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For this Salt Lake City church, it's the beliefs, not the building, that matter

Published May 29, 2013 12:59 pm

Light of the World • Members of this restorative faith flock to historic former Christian Science sanctuary.
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Pastor Ruben Bautista has no particular fondness for the exquisite image of a pastoral Jesus streaming in from the giant stained-glass window in his Salt Lake City church's sanctuary.

Nor does he notice the sloped seating arranged in a kind of oval, purposely designed to produce an intimate feeling.

The Victorian Romanesque building where his band of believers now meets three times a day is suitable for worship services, Bautista says, but the "decorations," as he calls the historic church's interior details, are irrelevant.

Indeed, the only item the Iglesia La Luz del Mundo (or Light of the World Church) at 352 E. 300 South added to the space — which began as a First Church of Christ, Scientist (Christian Science) — is a large, gold chair.

It symbolizes authority for these Spanish-speaking believers.

The newcomers do, however, like the large white columns, holding up the gallery. The columns' sturdiness represents Christ's apostles, upon which the Christian church was built.

"The household of God … [is] built upon the foundation of the apostles and prophets, Jesus Christ himself being the chief cornerstone," Bautista says, quoting from the Bible's Book of Ephesians.

Indeed, the notion of apostle is central to the Light of the World Church. Everything else flows from that.

Apostasy and restoration • The church Jesus created was lost after the death of the original apostles, Light of the World believes, and wasn't recovered until a charismatic Mexican, Aaron Joaquin Gonzalez, and his son, Samuel Joaquin Flores, were chosen by God to restore it in Guadalajara, Jalisco, in 1926.

Gonzalez died in 1964, but 76-year-old Samuel Joaquin Flores remains the church's leader and only apostle.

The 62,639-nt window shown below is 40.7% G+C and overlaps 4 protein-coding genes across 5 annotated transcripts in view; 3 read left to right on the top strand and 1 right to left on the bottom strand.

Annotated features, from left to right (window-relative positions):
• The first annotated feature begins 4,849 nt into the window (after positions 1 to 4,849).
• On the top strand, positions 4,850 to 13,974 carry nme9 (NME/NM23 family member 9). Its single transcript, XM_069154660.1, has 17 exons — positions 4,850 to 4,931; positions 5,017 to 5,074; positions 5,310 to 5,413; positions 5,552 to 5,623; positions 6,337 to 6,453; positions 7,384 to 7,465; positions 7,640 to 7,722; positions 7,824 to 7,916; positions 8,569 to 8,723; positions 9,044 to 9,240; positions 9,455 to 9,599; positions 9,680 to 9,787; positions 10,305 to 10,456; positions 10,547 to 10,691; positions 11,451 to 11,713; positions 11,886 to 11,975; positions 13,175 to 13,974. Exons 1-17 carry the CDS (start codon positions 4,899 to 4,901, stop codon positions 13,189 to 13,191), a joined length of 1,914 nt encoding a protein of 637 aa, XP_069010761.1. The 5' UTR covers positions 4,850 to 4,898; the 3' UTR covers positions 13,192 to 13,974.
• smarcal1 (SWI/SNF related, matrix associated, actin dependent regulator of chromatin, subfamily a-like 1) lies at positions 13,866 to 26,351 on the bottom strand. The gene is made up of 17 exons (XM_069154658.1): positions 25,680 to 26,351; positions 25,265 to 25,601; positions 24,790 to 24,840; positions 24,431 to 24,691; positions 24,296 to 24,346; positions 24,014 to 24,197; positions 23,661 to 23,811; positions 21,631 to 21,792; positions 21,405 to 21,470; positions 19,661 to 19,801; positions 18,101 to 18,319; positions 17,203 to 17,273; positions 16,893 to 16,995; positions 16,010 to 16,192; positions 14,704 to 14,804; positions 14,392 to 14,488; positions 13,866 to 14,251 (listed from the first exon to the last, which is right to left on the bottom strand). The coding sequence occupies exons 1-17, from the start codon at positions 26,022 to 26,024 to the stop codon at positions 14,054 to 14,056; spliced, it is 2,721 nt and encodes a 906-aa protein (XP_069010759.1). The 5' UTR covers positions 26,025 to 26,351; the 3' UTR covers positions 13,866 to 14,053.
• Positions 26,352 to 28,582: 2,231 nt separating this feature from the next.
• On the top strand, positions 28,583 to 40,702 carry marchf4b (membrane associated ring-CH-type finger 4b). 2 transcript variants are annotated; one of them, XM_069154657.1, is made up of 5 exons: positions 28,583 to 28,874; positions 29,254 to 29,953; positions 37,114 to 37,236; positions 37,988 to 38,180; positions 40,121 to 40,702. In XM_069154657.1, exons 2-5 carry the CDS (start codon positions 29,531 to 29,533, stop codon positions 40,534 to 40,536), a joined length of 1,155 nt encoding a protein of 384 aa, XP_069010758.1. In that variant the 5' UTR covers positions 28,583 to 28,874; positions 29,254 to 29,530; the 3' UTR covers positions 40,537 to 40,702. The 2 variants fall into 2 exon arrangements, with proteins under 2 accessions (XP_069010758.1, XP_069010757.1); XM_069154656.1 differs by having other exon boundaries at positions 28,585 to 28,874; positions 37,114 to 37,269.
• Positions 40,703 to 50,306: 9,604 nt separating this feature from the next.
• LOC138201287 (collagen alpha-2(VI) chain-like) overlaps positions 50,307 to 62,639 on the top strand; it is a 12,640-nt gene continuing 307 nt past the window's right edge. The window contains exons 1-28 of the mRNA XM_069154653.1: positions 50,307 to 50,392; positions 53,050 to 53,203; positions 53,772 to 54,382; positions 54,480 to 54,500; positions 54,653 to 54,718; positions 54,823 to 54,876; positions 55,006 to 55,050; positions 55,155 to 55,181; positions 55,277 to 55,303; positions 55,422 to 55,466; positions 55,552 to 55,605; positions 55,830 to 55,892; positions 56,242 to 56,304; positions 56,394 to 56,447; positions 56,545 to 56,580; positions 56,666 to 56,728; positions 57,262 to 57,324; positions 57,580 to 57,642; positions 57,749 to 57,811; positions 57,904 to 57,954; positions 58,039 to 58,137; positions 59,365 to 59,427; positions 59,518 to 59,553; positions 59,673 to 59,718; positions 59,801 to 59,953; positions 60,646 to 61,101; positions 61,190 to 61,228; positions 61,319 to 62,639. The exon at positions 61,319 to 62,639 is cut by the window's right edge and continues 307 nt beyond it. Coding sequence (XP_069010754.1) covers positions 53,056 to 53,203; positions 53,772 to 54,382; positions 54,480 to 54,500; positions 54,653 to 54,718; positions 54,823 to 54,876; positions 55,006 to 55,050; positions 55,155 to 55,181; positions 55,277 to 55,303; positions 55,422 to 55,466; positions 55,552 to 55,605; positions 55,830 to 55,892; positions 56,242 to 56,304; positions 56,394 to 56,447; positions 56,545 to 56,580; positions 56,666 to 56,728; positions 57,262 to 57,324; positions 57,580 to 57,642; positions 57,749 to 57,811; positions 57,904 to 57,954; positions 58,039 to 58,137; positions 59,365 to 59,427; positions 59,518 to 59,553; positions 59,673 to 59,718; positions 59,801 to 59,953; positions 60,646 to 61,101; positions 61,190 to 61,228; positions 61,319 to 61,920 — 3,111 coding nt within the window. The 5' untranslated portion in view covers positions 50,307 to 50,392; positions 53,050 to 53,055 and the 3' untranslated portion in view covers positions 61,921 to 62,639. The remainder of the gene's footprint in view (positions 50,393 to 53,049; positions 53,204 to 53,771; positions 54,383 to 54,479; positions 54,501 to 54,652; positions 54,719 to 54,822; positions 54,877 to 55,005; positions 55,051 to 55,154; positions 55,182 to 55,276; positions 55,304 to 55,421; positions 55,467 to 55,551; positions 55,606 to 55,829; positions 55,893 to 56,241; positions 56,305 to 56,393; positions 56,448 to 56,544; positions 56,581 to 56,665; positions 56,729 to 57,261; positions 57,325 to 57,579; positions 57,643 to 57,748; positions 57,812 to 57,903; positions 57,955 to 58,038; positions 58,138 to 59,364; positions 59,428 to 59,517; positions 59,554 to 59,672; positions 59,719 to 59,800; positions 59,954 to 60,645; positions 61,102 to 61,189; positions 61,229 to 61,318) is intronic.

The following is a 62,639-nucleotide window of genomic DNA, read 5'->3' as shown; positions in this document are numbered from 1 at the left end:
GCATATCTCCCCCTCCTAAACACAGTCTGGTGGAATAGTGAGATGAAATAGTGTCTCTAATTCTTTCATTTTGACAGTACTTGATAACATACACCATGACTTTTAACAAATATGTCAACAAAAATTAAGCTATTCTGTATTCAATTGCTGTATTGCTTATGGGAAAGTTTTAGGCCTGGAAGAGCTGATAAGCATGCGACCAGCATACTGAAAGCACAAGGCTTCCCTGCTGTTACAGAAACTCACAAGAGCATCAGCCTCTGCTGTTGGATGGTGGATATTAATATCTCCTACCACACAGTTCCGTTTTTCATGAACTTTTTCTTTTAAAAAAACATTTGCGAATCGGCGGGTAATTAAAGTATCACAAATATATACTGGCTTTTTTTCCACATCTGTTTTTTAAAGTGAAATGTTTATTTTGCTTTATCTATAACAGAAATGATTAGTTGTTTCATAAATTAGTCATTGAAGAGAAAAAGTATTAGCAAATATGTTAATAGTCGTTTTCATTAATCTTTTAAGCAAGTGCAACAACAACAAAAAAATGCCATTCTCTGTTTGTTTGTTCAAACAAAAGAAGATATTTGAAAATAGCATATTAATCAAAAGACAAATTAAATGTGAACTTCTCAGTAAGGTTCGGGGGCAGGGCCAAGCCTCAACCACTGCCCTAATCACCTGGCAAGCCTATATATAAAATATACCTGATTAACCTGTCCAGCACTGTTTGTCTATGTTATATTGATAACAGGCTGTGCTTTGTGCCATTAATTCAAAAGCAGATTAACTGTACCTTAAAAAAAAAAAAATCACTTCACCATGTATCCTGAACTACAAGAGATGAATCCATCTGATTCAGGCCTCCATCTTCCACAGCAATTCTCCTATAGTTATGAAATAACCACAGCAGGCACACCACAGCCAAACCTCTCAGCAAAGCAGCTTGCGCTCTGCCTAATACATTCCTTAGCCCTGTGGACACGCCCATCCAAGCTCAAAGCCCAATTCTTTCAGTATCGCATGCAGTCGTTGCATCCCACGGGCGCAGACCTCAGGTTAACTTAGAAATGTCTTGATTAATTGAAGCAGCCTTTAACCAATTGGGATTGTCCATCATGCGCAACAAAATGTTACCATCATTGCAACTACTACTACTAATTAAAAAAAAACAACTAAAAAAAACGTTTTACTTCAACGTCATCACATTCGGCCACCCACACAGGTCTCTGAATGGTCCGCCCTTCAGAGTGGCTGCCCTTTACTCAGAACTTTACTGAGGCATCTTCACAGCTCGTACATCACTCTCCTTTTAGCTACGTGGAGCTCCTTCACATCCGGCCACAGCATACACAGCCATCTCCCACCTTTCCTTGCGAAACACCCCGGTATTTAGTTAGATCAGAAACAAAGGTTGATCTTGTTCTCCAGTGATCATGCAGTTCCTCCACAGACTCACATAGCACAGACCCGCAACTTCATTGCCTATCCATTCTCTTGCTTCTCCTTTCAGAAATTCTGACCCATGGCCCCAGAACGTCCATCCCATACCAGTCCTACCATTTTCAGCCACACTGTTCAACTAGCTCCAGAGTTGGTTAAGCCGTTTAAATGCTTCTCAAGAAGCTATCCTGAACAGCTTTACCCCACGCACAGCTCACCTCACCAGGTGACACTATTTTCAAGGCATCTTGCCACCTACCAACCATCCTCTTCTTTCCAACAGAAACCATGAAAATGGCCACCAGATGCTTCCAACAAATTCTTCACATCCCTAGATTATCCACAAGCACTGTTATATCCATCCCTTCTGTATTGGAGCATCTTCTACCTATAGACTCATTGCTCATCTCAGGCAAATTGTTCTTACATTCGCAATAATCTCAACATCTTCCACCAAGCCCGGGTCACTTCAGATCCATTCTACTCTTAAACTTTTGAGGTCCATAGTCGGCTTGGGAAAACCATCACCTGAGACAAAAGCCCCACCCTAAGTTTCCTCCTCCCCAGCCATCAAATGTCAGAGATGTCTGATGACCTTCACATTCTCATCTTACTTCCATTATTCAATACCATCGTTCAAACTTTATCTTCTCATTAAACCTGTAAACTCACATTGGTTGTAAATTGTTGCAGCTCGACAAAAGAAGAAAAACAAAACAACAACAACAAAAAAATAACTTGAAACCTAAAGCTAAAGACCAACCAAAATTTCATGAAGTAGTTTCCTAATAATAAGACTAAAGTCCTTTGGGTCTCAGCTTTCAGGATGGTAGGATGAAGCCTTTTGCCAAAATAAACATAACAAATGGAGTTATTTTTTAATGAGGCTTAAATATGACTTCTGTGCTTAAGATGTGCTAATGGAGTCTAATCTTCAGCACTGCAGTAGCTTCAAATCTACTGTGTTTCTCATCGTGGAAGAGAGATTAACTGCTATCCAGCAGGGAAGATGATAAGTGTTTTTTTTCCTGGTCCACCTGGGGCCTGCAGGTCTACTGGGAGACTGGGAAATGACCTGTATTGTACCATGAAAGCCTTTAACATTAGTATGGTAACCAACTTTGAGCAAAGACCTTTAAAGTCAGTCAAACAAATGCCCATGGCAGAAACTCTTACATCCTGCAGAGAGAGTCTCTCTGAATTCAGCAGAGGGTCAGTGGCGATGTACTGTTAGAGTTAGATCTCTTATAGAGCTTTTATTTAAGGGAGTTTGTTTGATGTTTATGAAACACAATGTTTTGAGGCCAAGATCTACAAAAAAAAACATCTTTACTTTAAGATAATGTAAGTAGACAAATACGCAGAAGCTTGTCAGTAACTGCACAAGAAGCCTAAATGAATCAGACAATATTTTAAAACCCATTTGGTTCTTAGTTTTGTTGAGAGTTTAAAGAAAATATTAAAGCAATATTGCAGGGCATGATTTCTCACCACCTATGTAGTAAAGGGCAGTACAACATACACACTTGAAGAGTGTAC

"It is not the people who elect the apostle," Bautista says in Spanish, with his sons, Ruben Jr., 19, and Abdi, 18, as translators. "They are chosen directly by God like St. Paul."

The faith's teachings all come from the Bible, he says, quoting verses from memory.

Light of the World, which claims about 5 million adherents, preaches that there is only one God, and Jesus is his son and savior of this world, rather than part of a Trinity. Jesus will return and promises eternal life to all who believe in him.

Potential converts must believe in Christ and the Bible as the only word of God, Bautista says, then "leave behind the world" and "be baptized [by immersion] in water and in the Holy Spirit."

Members also eschew alcohol and tobacco, he says, because "our body is a temple of God.

(They do "drink lots of coffee," he quipped, unlike Mormons who give up all three, plus tea.)

Though Light of the World members "rejoice in the birth and death of Jesus Christ," Bautista says, they do not celebrate Christmas or Easter, because the traditional commemorations go beyond the Bible.

Their only ritual is a version of Communion, or the Holy Supper, which they celebrate once a year.

On that occasion, thousands gather in Guadalajara for the supper, an event beamed around the world via the Internet for others to participate. Those appointed to officiate are dressed in white to signify holiness and then distribute unleavened bread and unfermented grape juice.

For day-to-day worship, though, members mostly read the Bible and pray.

Pray always • The historic Salt Lake City church opens its doors every morning at 5 for the first of three daily prayer sessions.